Omnicom has turned to emerging markets to fuel international growth initiatives. Healthy momentum in its Asian, Middle Eastern, and Latin American operations helped lift international revenues about 6% in the last quarter. Likewise, management has been pursuing acquisitions to bolster its footprint. These additions ought to be accretive to totals in the back half of the year. All told, we think that these growth efforts will help the relatively mature company grow in 2012 and beyond. Plus, OMC should continue to use available resources to reward its shareholders in the form of dividends and stock buybacks.
TransCanada operates the most extensive natural gas pipeline system in Canada, transporting natural gas from the Alberta border to Ontario, Quebec, and the United States with more than 37,200 mi. of pipeline. Pipelines comprised 54% of last year’s revenues, and its Energy segment contributed to the remaining 46% of total sales. The company has interests in Portland System (61.7%-owned), Great Lakes (53.6%), and Iroquois (44.5%) pipelines; and is general partner of TC Pipelines, and in another transmission company, CrossAlta (60%). TransCanada also owns power-generating assets.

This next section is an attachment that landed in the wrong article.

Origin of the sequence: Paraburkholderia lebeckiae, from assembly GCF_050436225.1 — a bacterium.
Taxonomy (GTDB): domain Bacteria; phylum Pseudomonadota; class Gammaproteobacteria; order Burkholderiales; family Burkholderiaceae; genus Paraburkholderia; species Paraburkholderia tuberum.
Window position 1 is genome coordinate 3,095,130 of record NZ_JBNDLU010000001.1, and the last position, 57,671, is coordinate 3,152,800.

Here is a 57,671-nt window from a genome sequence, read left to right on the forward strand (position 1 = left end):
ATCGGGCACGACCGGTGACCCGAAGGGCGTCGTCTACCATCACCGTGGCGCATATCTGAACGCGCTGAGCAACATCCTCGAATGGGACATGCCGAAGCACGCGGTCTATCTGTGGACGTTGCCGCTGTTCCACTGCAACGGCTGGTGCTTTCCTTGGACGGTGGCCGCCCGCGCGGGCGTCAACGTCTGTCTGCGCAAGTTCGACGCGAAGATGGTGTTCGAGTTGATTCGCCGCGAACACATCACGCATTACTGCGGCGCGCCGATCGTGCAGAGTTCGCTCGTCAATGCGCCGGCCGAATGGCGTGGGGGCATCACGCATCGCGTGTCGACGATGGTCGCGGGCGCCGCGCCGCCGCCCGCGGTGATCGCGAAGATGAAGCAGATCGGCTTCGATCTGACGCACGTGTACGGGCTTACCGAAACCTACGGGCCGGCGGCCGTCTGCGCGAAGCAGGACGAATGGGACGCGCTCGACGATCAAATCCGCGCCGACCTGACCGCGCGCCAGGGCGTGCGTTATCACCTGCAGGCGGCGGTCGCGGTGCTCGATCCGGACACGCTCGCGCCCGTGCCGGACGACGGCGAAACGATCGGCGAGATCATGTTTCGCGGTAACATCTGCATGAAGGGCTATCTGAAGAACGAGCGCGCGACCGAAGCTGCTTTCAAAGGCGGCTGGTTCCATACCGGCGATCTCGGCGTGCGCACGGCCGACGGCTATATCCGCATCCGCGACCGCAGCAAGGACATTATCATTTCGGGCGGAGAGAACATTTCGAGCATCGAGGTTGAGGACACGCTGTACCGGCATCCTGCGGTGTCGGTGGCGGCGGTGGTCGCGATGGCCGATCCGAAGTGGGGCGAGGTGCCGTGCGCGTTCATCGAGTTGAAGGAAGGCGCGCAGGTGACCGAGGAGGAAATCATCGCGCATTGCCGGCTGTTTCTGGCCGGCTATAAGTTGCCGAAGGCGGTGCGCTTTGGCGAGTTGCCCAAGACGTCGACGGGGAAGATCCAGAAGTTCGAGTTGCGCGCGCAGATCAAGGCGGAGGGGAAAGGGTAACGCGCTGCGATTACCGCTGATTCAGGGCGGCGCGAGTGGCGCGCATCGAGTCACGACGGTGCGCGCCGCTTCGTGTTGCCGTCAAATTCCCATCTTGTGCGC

Over the past few years, TransCanada has made hefty capital investments in its infrastructure. It has relied on joint ventures and acquisitions to extend the reach of its network. Although TRP has put a lot of commercial operations into play this year, the company remains somewhat vulnerable to the natural gas pricing environment. For example, much of the capital-intensive undertakings were made with the hope that the LNG (liquidized natural gas) imports and rates would build momentum. Unfortunately, TRP saw some setback to those valuations in the past few months. (Likewise, fluctuating currency exchange rates may also affect the Canadian pipeline company’s results, as much of its business is dependent on the American economy.) Still, its core pipeline network ought to take advantage of the explosive shale gas market.